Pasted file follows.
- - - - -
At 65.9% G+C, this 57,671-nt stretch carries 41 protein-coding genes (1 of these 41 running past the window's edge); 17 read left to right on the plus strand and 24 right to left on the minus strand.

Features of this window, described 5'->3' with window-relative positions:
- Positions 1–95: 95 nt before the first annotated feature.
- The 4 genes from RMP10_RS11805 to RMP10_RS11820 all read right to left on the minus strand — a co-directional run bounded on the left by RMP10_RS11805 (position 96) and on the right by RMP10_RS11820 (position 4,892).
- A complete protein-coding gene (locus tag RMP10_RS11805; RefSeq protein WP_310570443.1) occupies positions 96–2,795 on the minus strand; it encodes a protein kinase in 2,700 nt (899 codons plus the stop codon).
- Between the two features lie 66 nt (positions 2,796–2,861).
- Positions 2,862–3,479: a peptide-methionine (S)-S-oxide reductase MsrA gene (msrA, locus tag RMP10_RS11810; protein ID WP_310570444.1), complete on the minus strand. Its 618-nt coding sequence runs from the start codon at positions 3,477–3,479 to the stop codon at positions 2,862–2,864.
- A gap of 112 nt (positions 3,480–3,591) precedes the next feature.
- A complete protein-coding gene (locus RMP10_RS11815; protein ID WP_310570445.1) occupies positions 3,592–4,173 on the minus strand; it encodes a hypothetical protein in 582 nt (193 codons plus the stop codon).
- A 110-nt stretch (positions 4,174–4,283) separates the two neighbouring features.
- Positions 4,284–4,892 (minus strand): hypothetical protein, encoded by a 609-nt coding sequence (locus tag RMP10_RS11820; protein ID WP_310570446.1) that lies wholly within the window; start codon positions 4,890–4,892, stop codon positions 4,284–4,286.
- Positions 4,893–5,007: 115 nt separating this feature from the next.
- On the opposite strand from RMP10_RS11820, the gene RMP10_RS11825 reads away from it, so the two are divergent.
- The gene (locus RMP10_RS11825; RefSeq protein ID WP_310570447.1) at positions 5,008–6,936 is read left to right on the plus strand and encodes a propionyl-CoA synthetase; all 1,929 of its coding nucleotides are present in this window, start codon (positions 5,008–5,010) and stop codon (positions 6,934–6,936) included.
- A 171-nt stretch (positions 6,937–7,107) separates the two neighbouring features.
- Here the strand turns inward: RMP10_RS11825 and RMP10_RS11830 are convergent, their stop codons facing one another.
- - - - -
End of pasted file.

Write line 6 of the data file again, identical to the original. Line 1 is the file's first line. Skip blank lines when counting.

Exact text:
- Between the two features lie 66 nt (positions 2,796–2,861).